U.S. stocks finished the regular trading session mixed after a solid morning advance, which developed on the heels of strong global equity gains, tapered in afternoon action as the Fed concluded its monetary policy meeting. Treasury yields diverged as the Central Bank held its target range steady, as widely expected, while the U.S. dollar and gold were modestly higher and crude oil prices reversed to the downside despite a bullish inventory report. In equity news, corporate earnings reports continued to roll out, with Estee Lauder rallying after topping consensus forecasts.

The Dow Jones Industrial Average (DJIA) rose 58 points (0.3%) to 23,435, and the S&P 500 Index ticked 4 points (0.2%) higher to 2,579, while the Nasdaq Composite decreased 11 points (0.2%) to 6,717. In moderate volume, 873 million shares were traded on the NYSE and 2.0 billion shares changed hands on the Nasdaq. WTI crude oil declined $0.08 to $54.30 per barrel and wholesale gasoline gained $0.01 to $1.74 per gallon. Elsewhere, the Bloomberg gold spot price gained $3.81 to $1,275.26 per ounce, and the Dollar Index—a comparison of the U.S. dollar to six major world currencies—was 0.2% higher at 94.78.

The Federal Open Market Committee (FOMC) concluded its monetary policy meeting, unanimously agreeing to keep the target range for its fed funds rate steady at 1.00%-1.25%. The FOMC, based on information received since it met in September, stated that “the labor market has continued to strengthen and that the economy has been rising at a solid rate despite hurricane-related disruptions.” Separately, the Fed noted that the balance sheet normalization program initiated in October is proceeding. At its previous meeting in September, the Fed provided details of its plan to begin winding down its $4.5 trillion balance sheet. In a unanimous decision, the Central Bank said it will taper its balance sheet by $10 billion per month—$6 billion from Treasuries and $4 billion from mortgage-backed securities—increasing by $10 billion per month every quarter for the first year. No updated economic projections or post-meeting press conference by Chairwoman Janet Yellen were provided after the decision.

The Institute for Supply Management (ISM) Manufacturing Index for October unexpectedly declined to 58.7 from 60.8 in September, compared to the Bloomberg forecast calling for a dip to 59.7. A reading above 50 denotes expansion. ISM said comments from respondents continued to reflect strong incoming orders as a result of recovery efforts in the wake of the hurricanes. New orders remained solid at 63.4, while the employment and prices components shrunk slightly, but remained positive with readings of 59.8 and 68.5, respectively.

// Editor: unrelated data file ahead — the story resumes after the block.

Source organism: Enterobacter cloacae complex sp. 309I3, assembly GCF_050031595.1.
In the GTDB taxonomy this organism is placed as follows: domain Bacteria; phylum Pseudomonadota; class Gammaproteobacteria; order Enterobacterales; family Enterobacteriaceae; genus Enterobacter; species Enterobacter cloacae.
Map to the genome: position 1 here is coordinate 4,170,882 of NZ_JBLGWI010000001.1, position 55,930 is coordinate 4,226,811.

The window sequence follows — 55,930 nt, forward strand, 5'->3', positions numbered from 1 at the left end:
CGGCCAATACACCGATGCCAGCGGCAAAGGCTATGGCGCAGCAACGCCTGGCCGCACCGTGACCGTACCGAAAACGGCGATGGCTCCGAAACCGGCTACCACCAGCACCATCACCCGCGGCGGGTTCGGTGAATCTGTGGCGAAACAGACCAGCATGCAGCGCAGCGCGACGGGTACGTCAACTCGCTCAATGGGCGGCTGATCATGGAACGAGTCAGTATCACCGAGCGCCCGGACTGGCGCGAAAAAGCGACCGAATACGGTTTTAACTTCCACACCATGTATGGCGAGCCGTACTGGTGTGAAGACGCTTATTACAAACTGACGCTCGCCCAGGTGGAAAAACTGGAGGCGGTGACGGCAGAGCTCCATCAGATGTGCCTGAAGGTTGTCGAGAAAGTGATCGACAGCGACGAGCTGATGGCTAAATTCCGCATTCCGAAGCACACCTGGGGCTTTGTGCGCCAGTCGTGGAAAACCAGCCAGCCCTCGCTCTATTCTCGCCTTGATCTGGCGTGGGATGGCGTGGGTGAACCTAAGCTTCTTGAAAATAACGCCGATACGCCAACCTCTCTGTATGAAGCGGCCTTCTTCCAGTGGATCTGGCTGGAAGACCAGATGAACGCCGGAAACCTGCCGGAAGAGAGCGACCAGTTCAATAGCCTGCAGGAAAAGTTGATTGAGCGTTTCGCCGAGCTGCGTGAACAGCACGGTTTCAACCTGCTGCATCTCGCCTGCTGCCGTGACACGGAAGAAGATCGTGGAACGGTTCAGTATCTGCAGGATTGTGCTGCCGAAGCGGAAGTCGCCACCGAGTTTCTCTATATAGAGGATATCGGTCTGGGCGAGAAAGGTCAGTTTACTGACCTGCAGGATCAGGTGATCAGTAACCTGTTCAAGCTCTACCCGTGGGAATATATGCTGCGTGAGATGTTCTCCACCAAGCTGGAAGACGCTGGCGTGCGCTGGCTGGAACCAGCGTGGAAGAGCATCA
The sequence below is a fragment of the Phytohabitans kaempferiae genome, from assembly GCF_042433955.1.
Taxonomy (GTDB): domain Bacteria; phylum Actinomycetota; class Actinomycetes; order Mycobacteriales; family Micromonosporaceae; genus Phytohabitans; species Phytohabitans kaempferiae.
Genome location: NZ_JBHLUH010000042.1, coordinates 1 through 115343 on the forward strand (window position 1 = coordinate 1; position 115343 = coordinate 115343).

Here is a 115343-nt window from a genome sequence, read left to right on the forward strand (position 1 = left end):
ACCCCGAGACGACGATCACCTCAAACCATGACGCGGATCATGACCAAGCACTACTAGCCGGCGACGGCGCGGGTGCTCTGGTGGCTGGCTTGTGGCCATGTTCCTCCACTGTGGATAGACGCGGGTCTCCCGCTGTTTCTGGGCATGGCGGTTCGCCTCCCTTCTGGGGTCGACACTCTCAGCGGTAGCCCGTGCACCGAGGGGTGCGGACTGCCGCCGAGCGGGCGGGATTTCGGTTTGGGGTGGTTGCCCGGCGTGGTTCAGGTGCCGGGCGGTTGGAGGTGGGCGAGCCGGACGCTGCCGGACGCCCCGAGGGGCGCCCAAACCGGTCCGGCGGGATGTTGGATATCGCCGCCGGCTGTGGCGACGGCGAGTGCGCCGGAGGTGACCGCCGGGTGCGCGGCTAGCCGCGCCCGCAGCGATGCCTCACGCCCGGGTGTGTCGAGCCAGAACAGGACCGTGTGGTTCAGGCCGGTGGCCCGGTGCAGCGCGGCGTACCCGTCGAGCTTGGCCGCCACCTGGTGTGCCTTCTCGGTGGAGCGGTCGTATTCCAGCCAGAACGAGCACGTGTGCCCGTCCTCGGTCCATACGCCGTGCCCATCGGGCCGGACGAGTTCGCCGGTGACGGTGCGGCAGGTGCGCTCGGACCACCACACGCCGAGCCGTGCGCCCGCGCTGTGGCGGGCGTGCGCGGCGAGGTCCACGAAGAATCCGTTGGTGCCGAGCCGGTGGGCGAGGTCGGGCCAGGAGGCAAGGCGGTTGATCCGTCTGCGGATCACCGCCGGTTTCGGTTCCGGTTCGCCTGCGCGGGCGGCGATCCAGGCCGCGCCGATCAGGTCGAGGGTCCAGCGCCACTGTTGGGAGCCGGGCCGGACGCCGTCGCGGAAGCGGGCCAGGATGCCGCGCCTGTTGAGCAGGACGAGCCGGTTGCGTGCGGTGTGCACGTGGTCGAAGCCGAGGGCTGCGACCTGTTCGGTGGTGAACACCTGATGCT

The final Markit U.S. Manufacturing PMI Index was revised to 54.6 for October from the preliminary reading of 54.5, where it was expected to remain, and above the 53.1 level posted in September. A reading above 50 denotes expansion. The release is independent and differs from ISM’s manufacturing report, as it has less historic value and Markit weights its index components differently.

The ADP Employment Change Report showed private sector payrolls rose by 235,000 jobs in October, above the Bloomberg forecast of 196,000, while September’s increase of 135,000 jobs was revised to a gain of 110,000. Today’s ADP data, which does not include government hiring and firing, comes ahead of Friday’s broader October nonfarm payroll report, expected to show jobs grew by 325,000 and private sector payrolls rose by 320,000 (economic calendar). The unemployment rate is forecasted to remain at 4.2% and average hourly earnings are projected to rise 0.2% month-over-month (m/m).

The MBA Mortgage Application Index fell 2.6% last week, following the prior week’s 4.6% decline. The drop came as a 5.0% decrease in the Refinance Index was met with a 1.0% fall in the Purchase Index. The average 30-year mortgage rate rose 4 basis points (bps) to 4.22%.

Construction spending rose 0.3% m/m in September, versus projections of a 0.2% decline, and following July’s downwardly revised 0.1% increase. Residential spending was flat, while non-residential spending rose 0.5%.

Treasuries finished mixed, with the yield on the 2-year note rising 1 basis point to 1.61%, while the yield on the 10-year note dipped 1 basis point to 2.37%, and the 30-year bond rate was 3 bps lower at 2.85%.

Tomorrow’s economic calendar will be fairly light and include weekly initial jobless claims, forecasted to tick higher to a level of 235,000 from the prior week’s 233,000, as well as preliminary Q3 productivity and labor costs, with productivity expected to increase 2.6% and labor costs forecasted to have moved 0.4% higher.

Schwab Center for Financial Research – Market Analysis Group

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